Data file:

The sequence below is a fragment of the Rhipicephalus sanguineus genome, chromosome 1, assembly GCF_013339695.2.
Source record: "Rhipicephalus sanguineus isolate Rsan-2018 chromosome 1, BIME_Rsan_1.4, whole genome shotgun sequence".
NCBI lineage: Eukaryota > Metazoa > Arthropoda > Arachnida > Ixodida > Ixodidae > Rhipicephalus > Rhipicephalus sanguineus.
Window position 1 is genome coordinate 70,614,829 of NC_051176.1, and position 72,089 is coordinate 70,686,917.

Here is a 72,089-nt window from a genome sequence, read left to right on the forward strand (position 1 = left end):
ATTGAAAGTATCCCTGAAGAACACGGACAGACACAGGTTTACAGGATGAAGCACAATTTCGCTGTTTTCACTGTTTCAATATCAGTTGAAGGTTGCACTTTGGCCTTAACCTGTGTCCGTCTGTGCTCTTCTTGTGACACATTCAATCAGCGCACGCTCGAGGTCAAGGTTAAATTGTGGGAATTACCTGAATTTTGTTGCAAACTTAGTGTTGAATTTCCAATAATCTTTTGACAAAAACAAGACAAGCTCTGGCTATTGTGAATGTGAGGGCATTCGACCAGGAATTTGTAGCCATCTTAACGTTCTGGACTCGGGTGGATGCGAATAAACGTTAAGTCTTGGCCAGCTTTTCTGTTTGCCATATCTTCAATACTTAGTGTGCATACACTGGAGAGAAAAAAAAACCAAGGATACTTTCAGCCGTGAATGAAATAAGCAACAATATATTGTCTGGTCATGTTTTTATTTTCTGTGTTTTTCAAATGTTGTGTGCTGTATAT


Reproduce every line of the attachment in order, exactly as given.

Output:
The sequence below is a fragment of the Rhipicephalus sanguineus genome, chromosome 1, assembly GCF_013339695.2.
Source record: "Rhipicephalus sanguineus isolate Rsan-2018 chromosome 1, BIME_Rsan_1.4, whole genome shotgun sequence".
NCBI lineage: Eukaryota > Metazoa > Arthropoda > Arachnida > Ixodida > Ixodidae > Rhipicephalus > Rhipicephalus sanguineus.
Window position 1 is genome coordinate 70,614,829 of NC_051176.1, and position 72,089 is coordinate 70,686,917.

Here is a 72,089-nt window from a genome sequence, read left to right on the forward strand (position 1 = left end):
ATTGAAAGTATCCCTGAAGAACACGGACAGACACAGGTTTACAGGATGAAGCACAATTTCGCTGTTTTCACTGTTTCAATATCAGTTGAAGGTTGCACTTTGGCCTTAACCTGTGTCCGTCTGTGCTCTTCTTGTGACACATTCAATCAGCGCACGCTCGAGGTCAAGGTTAAATTGTGGGAATTACCTGAATTTTGTTGCAAACTTAGTGTTGAATTTCCAATAATCTTTTGACAAAAACAAGACAAGCTCTGGCTATTGTGAATGTGAGGGCATTCGACCAGGAATTTGTAGCCATCTTAACGTTCTGGACTCGGGTGGATGCGAATAAACGTTAAGTCTTGGCCAGCTTTTCTGTTTGCCATATCTTCAATACTTAGTGTGCATACACTGGAGAGAAAAAAAAACCAAGGATACTTTCAGCCGTGAATGAAATAAGCAACAATATATTGTCTGGTCATGTTTTTATTTTCTGTGTTTTTCAAATGTTGTGTGCTGTATAT